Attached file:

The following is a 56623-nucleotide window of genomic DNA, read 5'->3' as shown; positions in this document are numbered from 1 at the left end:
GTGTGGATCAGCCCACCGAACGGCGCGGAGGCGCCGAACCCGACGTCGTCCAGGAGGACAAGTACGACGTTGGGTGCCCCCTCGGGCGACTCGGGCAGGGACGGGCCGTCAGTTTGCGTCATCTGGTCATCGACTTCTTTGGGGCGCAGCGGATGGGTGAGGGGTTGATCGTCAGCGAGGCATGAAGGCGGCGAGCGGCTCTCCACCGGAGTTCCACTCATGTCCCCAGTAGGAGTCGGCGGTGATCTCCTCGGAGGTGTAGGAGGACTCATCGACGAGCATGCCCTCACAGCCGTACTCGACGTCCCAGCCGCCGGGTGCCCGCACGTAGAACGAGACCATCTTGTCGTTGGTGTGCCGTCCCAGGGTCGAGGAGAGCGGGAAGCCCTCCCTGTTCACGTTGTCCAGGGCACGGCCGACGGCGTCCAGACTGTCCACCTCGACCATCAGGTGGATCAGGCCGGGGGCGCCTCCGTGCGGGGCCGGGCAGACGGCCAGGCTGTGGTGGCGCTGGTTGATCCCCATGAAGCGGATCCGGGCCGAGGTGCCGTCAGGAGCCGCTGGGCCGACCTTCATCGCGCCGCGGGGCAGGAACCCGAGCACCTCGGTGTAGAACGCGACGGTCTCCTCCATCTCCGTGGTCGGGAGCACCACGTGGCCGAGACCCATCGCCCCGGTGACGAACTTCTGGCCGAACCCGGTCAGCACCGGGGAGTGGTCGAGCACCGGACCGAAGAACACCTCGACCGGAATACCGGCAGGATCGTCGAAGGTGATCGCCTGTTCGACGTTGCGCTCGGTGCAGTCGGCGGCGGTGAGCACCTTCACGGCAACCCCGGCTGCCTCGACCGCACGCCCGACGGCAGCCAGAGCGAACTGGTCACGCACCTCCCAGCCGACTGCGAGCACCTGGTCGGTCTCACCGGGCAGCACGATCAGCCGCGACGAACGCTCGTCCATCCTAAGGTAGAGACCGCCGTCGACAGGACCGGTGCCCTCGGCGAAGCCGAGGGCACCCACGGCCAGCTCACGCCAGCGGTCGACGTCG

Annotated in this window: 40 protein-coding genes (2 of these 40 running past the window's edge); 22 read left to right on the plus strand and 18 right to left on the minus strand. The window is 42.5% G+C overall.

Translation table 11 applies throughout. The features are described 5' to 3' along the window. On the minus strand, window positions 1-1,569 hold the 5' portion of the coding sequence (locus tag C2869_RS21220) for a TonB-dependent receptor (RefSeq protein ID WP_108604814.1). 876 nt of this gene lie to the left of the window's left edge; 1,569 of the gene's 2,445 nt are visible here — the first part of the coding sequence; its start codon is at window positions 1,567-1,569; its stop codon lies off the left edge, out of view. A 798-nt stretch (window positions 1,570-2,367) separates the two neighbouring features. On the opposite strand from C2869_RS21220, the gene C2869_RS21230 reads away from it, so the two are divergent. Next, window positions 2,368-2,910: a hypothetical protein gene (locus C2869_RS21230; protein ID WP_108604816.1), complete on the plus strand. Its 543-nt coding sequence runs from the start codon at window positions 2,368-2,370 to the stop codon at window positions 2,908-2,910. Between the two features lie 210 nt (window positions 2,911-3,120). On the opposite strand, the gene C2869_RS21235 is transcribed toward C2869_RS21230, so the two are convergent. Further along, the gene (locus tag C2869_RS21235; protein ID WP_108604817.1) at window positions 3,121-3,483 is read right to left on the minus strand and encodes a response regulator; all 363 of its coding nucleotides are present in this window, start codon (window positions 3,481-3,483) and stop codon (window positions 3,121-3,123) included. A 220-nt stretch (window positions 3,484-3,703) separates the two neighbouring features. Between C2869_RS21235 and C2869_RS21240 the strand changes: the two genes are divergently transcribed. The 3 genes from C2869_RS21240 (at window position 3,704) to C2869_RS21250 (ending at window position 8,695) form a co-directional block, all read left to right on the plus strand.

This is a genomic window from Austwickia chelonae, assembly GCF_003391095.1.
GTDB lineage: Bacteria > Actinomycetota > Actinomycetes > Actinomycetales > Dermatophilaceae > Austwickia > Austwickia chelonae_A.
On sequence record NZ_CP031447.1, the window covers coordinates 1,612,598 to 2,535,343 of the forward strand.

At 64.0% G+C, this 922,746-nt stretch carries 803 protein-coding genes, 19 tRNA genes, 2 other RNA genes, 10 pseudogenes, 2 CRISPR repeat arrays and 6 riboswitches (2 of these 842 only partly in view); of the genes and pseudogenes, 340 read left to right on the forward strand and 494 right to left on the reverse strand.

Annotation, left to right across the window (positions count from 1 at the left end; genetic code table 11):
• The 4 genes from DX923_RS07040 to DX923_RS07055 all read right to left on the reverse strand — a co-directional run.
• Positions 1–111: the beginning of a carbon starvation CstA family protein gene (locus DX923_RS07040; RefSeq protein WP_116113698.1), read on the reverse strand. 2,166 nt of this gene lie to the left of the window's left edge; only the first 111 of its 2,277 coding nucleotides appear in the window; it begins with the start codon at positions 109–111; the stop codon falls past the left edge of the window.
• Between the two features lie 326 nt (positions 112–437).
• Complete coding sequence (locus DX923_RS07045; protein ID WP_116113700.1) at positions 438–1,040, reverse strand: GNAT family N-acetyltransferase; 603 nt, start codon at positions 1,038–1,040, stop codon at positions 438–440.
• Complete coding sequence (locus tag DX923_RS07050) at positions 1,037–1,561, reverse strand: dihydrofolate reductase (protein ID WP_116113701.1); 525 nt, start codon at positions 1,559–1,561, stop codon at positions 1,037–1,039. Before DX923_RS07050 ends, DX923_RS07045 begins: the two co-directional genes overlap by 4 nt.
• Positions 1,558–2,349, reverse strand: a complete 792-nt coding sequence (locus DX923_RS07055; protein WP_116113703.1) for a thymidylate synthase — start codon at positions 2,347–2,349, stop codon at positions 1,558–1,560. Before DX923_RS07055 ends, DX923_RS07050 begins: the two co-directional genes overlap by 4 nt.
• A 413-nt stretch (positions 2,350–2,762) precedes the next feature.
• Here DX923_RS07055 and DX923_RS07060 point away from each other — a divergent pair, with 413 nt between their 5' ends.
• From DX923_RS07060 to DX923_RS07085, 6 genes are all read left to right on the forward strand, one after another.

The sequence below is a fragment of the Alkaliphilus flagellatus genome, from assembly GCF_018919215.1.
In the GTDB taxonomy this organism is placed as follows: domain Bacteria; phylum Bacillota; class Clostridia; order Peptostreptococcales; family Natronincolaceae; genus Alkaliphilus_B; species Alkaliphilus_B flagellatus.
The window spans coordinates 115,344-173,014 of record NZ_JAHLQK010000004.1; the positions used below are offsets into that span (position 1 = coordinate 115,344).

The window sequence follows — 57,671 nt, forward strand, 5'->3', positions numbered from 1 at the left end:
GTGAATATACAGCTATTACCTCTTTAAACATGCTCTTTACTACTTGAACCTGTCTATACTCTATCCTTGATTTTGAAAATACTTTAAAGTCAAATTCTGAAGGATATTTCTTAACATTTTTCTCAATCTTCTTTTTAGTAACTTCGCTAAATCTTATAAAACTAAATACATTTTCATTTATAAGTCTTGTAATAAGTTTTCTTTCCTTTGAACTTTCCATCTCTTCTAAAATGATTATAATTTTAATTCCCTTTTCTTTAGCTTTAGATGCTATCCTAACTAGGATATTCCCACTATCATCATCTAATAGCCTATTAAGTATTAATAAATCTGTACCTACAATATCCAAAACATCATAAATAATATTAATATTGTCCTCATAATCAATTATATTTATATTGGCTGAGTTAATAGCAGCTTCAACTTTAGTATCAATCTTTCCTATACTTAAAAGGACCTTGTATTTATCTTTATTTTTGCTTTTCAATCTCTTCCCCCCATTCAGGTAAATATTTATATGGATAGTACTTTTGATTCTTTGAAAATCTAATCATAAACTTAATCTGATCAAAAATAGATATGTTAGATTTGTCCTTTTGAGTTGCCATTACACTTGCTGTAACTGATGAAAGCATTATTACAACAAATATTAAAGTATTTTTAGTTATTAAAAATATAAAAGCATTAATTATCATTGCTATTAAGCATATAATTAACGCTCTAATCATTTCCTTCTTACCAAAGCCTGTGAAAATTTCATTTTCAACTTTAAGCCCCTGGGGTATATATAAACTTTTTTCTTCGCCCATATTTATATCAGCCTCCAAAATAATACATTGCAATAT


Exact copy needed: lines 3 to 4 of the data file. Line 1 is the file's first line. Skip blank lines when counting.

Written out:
Annotated in this window: 40 protein-coding genes (2 of these 40 running past the window's edge); 22 read left to right on the plus strand and 18 right to left on the minus strand. The window is 42.5% G+C overall.

Translation table 11 applies throughout. The features are described 5' to 3' along the window. On the minus strand, window positions 1-1,569 hold the 5' portion of the coding sequence (locus tag C2869_RS21220) for a TonB-dependent receptor (RefSeq protein ID WP_108604814.1). 876 nt of this gene lie to the left of the window's left edge; 1,569 of the gene's 2,445 nt are visible here — the first part of the coding sequence; its start codon is at window positions 1,567-1,569; its stop codon lies off the left edge, out of view. A 798-nt stretch (window positions 1,570-2,367) separates the two neighbouring features. On the opposite strand from C2869_RS21220, the gene C2869_RS21230 reads away from it, so the two are divergent. Next, window positions 2,368-2,910: a hypothetical protein gene (locus C2869_RS21230; protein ID WP_108604816.1), complete on the plus strand. Its 543-nt coding sequence runs from the start codon at window positions 2,368-2,370 to the stop codon at window positions 2,908-2,910. Between the two features lie 210 nt (window positions 2,911-3,120). On the opposite strand, the gene C2869_RS21235 is transcribed toward C2869_RS21230, so the two are convergent. Further along, the gene (locus tag C2869_RS21235; protein ID WP_108604817.1) at window positions 3,121-3,483 is read right to left on the minus strand and encodes a response regulator; all 363 of its coding nucleotides are present in this window, start codon (window positions 3,481-3,483) and stop codon (window positions 3,121-3,123) included. A 220-nt stretch (window positions 3,484-3,703) separates the two neighbouring features. Between C2869_RS21235 and C2869_RS21240 the strand changes: the two genes are divergently transcribed. The 3 genes from C2869_RS21240 (at window position 3,704) to C2869_RS21250 (ending at window position 8,695) form a co-directional block, all read left to right on the plus strand.